Risking a major drop in oil prices, Iraq is making an all-out drive to begin pumping an additional half million barrels of oil a day by September, according to senior government officials and private industry sources here.
This would be a jump of almost 50 percent over its current export quota assigned by the Organization of Petroleum Exporting Countries.
The key is a new pipeline into Saudi Arabia due to be finished in September and still on schedule, according to Iraqi officials. Its completion is considered vital to the war-worn economy not only for sorely needed cash but also as a "psychological factor" in the renegotiation of major debts falling due in October, industry sources said.
This and other new pipeline projects in Saudi Arabia and Turkey are planned to bring Iraq's export capacity up from 1 million to about 3 million barrels a day by early 1988 even if it is unable to build a controversial line through Jordan or restore facilities cut off by a 1982 Syrian blockade and the continuing war with Iran.
The new projects are designed to be sufficiently far from the fields of battle to ensure their continued operation despite continued hostilities. But while Iraq views them as essential to its survival in the protracted war against Iran, oil market analysts are concerned that such major increases could do serious damage to the already fragile world oil price structure.
Oil-producing nations have limited their exports to keep the price of petroleum from collapsing in the glutted market. While there is some recognition that something might be done to accommodate Iraq's half million barrel increase this year, said one well-informed western economic analyst here, "I don't know who would be willing to cut back 2 million barrels a day" to accommodate the other projected increases.
But Iraqi officials are adamant.
"We will certainly use the first phase of the Saudi pipeline regardless of the quota," Deputy Oil Minister Issam A.R. Chalabi said Monday in an interview. Chalabi maintained that, given current market fluctuations, half a million barrels probably can be absorbed. But he added, "If they OPEC don't agree, we will find a way out. We will insist on our fair share of the market."
Pressed for Iraq's export goal when all projects are completed, the deputy minister said, "I personally believe that my country's share of the market should be 3 million barrels." He said that the country's proven petroleum reserves are 65 billion barrels.
In 1980, in a very different world market, Iraq was exporting as much as 3.75 million barrels a day. But early in the war, which began in September of that year, Iran shut down Iraq's ports and terminals on the Persian Gulf from which it had been shipping 2 million barrels a day. In early 1982 Syria, which supports Iran in the war, shut off the 1 million barrel-a-day pipeline through its territory to the Mediterranean.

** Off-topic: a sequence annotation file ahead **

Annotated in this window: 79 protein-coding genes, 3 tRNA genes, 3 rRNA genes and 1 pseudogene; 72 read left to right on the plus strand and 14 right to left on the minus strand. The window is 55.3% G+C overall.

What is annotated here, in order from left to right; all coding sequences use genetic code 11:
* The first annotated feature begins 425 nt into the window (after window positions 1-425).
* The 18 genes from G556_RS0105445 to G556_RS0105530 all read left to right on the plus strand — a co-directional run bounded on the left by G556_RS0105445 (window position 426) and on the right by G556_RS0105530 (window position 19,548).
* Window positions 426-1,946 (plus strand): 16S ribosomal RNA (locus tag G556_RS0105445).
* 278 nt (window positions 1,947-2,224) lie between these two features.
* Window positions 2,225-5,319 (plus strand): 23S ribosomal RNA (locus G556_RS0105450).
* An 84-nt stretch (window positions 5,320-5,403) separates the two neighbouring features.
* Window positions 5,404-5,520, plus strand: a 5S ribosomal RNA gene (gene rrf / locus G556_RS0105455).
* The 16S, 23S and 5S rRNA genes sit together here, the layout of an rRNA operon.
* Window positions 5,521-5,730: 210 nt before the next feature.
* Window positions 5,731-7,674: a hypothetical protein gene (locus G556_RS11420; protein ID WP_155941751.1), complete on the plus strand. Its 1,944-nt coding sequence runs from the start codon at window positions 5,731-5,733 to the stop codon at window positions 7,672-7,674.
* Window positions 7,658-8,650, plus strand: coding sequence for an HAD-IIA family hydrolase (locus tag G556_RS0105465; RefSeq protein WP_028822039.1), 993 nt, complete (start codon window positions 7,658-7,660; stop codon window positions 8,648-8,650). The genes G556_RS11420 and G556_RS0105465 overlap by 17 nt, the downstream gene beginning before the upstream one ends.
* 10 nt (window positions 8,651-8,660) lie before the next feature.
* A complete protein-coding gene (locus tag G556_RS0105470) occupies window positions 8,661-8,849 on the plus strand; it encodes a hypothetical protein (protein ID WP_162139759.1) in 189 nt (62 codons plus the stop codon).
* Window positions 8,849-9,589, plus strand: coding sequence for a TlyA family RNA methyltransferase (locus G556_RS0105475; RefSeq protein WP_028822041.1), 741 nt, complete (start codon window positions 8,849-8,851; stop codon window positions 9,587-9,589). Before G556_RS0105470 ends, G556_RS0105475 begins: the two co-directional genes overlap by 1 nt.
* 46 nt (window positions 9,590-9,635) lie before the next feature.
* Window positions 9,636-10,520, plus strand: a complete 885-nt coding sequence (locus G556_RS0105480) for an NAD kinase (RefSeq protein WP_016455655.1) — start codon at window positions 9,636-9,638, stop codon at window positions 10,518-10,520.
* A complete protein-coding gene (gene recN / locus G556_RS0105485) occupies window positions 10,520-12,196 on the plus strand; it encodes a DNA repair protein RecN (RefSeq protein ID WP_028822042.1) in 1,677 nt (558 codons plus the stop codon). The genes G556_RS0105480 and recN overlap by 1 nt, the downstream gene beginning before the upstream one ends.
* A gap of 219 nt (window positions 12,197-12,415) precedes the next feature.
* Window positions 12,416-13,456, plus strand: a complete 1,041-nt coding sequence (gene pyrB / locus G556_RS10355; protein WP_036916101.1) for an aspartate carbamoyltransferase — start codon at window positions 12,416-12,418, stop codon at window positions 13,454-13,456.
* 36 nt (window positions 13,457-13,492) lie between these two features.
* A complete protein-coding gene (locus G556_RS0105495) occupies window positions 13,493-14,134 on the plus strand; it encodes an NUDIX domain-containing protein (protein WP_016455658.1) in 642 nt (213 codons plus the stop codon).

By the time OPEC set its quotas in 1982 Iraq's export capacity had been chopped back from 3.75 million barrels to the 650,000 through the pipeline that stretches from Kirkuk to Ceyhan in Turkey. Improvements in that line brought it up to a capacity of about 1 million barrels.
The 1.2 million barrel quota for Iraq was more than its capacity.
"There was no point in arguing," said Chalabi. "But we made it clear in all the conferences that that figure would never represent our true share of the market."
Iraqi officials downplay their economic problems. "We are going through a period of difficult cash flow," was the most conceded by a top Foreign Ministry official.
But western economic analysts are more forceful. "The pipelines are really an economic imperative at this moment," one said. Iraq was once a comparatively wealthy country, with foreign exchange reserves estimated at $35 billion.
But when war broke out the government of President Saddam Hussein pursued "a policy of both guns and butter," as several diplomats put it, pushing massive development projects to shore up the home front at the same time he fought Iran's Ayatollah Ruhollah Khomeini.
In 1983, after the Syrian cutoff, Iraq apparently ran out of foreign exchange reserves. Several companies completing cash contracts were asked to take deferred payments that come due this year, according to diplomatic and commercial sources.
Western businessmen here believe the new Saudi pipeline is a vital element in Iraq's efforts to renegotiate these debts once again. The American firm of Brown & Root has technical advisers on the $500 million project. An Italian-French consortium is actually building the line.
But the Iraqis themselves are handling management and driving hard to complete the project on or ahead of schedule "no matter what," as one industry source put it. The status of the other projects vary, but all appear to be moving forward.
The line due for September completion runs from Zubayr in southern Iraq to a connection with Saudi Arabia's existing east-west line to Yanbu. What is called phase two of the Saudi project is a new Iraqi line paralleling the Saudis'. According to Chalabi, several technical problems have been cleared up with the Saudis in the last few weeks, contracts should be signed by early next year and the project completed in early 1988. Phases one and two operating together will have a 1.6 million barrel capacity.
Bids have been received for a second line through Turkey that would boost the total capacity on that route to 1.5 million barrels. That project, too, would be finished by 1988.